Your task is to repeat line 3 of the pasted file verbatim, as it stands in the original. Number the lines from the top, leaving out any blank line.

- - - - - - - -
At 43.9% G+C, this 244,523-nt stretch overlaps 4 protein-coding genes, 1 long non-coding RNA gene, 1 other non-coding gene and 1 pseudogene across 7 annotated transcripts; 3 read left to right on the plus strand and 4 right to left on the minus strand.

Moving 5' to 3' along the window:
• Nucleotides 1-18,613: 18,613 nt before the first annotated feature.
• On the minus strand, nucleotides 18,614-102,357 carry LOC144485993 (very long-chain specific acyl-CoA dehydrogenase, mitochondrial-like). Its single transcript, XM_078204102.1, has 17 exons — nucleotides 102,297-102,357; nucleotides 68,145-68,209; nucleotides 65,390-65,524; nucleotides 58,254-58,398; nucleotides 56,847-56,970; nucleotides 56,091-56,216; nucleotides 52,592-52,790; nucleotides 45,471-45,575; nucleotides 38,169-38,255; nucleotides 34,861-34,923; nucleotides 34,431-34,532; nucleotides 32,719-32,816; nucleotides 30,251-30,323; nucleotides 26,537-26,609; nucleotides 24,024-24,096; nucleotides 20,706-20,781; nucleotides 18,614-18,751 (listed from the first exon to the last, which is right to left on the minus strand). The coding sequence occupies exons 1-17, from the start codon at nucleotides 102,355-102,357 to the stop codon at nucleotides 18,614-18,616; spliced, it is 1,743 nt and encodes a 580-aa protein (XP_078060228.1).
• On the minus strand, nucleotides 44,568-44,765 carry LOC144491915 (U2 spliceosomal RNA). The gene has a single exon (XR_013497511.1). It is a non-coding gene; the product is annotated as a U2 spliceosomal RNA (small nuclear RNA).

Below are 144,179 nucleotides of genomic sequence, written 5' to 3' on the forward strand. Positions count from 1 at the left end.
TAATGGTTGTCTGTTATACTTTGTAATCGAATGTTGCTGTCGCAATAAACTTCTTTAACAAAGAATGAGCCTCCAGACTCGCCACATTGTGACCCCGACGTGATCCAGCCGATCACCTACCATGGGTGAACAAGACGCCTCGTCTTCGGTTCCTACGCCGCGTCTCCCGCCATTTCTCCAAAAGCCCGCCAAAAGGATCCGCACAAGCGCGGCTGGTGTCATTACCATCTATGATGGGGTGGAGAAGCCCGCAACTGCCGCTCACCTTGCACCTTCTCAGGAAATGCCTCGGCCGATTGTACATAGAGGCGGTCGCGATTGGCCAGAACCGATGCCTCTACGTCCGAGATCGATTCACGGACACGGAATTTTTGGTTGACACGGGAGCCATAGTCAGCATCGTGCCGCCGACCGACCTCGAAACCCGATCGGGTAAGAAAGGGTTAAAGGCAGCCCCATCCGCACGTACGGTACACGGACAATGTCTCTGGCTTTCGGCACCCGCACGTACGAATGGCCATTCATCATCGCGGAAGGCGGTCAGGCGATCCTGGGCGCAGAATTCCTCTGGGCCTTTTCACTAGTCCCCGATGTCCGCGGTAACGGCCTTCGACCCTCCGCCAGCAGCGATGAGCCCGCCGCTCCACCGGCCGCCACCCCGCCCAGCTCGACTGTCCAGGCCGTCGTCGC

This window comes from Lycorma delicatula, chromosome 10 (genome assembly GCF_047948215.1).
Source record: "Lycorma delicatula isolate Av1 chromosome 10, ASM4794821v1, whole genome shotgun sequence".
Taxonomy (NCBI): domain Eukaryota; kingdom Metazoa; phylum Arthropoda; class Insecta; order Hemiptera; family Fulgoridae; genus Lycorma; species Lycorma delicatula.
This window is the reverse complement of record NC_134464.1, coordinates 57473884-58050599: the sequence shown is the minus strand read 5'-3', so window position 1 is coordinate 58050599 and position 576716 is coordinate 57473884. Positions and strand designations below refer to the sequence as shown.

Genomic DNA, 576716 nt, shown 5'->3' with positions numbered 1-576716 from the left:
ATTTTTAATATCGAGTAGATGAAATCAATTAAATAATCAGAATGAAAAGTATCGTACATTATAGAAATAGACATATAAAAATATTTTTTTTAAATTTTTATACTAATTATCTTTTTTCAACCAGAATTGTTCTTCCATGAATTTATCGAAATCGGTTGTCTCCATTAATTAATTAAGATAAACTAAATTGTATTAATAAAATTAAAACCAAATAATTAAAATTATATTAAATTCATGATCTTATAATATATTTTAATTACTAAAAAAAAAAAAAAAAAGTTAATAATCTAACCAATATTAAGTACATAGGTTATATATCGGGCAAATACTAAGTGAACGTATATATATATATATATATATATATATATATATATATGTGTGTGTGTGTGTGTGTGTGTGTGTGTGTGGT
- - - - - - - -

• Nucleotides 1-18,613: 18,613 nt before the first annotated feature.